Diet and activity pattern of howler monkeys (Alouatta palliata) in Los Tuxtlas, Mexico: effects of habitat fragmentation and implications for conservation


  • Jurgi Cristóbal-Azkarate,

    Corresponding author
    1. Centre Special en Primats, Universitat de Barcelona, Barcelona, Spain
    Current affiliation:
    1. Current address: Centro de Investigaciones Tropicales Universidad Veracruzana, Xalapa, Veracruz, Mexico
    • Centro de Investigaciones Tropicales Universidad Veracruzana. Casco de la exhacienda Lucas MartAn, privada de Araucarias. Sin numero. Col Periodistas. C.P. 91019. Apartado Postal: 525. Xalapa, Veracruz, Mexico
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  • Víctor Arroyo-Rodríguez

    1. División de Postgrado, Instituto de Ecología A. C., Km 2.5 Antigua Carretera a Coatepec No. 351, Xalapa 91070, Veracruz, Mexico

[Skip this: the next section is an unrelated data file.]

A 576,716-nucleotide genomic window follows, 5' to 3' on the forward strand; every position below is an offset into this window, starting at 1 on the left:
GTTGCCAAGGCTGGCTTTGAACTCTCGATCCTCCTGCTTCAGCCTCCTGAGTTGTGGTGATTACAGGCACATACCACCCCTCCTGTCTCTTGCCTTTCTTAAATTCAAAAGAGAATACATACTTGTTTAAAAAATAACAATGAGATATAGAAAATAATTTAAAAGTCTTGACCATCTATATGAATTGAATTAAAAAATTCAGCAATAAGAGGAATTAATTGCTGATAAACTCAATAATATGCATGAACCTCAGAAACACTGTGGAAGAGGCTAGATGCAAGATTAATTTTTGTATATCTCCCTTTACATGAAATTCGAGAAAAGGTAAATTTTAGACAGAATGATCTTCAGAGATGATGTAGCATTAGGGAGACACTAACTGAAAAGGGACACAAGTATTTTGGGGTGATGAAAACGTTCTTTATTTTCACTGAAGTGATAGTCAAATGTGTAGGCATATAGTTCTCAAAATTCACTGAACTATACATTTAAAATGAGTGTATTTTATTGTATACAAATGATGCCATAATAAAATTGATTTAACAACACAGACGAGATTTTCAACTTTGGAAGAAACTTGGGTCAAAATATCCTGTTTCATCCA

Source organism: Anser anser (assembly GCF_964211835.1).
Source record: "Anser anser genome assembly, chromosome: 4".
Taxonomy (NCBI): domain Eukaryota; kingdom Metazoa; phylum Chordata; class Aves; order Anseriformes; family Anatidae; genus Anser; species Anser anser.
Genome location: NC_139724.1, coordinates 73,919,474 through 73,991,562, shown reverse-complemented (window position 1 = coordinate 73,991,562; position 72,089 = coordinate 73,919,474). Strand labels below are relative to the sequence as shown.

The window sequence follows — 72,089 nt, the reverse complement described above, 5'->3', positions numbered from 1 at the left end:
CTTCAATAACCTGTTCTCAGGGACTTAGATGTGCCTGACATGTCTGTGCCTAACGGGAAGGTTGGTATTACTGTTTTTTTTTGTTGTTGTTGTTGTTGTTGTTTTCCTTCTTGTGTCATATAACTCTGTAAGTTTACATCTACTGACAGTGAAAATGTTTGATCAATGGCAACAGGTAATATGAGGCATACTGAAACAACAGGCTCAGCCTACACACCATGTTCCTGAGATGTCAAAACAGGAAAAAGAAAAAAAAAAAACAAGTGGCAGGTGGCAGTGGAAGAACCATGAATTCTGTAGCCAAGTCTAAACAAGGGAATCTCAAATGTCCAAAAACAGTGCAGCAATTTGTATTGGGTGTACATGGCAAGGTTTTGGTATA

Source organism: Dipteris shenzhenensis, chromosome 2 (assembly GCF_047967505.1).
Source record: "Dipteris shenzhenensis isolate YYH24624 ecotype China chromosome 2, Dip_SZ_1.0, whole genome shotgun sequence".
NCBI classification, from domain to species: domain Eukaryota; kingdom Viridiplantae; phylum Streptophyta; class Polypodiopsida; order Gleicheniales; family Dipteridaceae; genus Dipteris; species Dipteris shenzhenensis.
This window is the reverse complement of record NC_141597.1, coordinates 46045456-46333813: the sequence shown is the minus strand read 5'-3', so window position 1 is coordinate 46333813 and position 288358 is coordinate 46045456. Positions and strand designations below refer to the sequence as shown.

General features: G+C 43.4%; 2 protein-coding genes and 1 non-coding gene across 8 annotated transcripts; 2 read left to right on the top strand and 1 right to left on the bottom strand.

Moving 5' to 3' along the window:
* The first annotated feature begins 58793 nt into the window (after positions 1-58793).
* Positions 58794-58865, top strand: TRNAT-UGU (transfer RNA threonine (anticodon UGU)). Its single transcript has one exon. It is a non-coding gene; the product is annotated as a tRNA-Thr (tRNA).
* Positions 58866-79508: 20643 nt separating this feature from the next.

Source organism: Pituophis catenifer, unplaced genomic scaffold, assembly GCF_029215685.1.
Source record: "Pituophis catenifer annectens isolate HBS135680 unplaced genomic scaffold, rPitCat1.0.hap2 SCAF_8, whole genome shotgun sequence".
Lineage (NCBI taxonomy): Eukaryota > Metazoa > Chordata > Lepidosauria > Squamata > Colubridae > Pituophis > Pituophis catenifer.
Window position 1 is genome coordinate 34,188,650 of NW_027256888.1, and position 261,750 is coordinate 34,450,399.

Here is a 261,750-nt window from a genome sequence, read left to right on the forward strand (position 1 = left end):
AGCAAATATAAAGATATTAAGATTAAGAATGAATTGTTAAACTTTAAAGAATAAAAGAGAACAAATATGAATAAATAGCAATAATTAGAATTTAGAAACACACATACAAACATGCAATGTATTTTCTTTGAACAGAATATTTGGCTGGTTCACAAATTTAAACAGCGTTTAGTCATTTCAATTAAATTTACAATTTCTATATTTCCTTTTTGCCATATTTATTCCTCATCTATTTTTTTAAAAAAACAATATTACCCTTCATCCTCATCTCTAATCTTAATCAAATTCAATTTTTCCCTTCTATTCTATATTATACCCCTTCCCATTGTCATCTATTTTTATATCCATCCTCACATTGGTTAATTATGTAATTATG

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Accelerated deforestation is causing the rapid loss and fragmentation of primary habitat for primates. Although the genus Alouatta is one of the most studied primate taxa under these circumstances, some results are contradictory and responses of howlers to habitat fragmentation are not yet clear. In this paper, we conduct a cross-study of the available researches on mantled howlers (Alouatta palliata) in forest fragments in Los Tuxtlas, Mexico, to (1) describe the diet and activity pattern of howlers; (2) analyze the similarity in the diet across studies; and (3) relate both fragment size and howler population density with different characteristics of their diet, home range size, and activity pattern. Howlers consumed 181 plant species belonging to 54 families. Ficus was the most important taxa in the howlers' diet, followed by primary species such as Pterocarpus rohrii, Nectandra ambigens, Poulsenia armata, and Brosimum alicastrum. Secondary and non-secondary light-demanding plant species, which are representatives of disturbed habitat, contributed with a high percentage of their feeding time. Only 23% of the species consumed were the same across all the studies, suggesting that howlers adapt their diet to the food availability of their respective habitats. Population density is the best predictor of howlers' ecological and behavioral changes in response to forest fragmentation, probably owing to its relationship with food availability. Howlers respond to the increase in population densities by increasing the (1) diversity of food species in the diet; (2) consumption of non-tree growth forms; and (3) consumption of new plant items. Home range size is also predicted by population density, but fragment size is a better predictor, probably owing to the fact that howler groups can overlap their home ranges. Our results emphasize the importance of conserving the larger fragments and increasing the size of small and medium-sized ones. Am. J. Primatol. 69:1013–1029, 2007. © 2007 Wiley-Liss, Inc.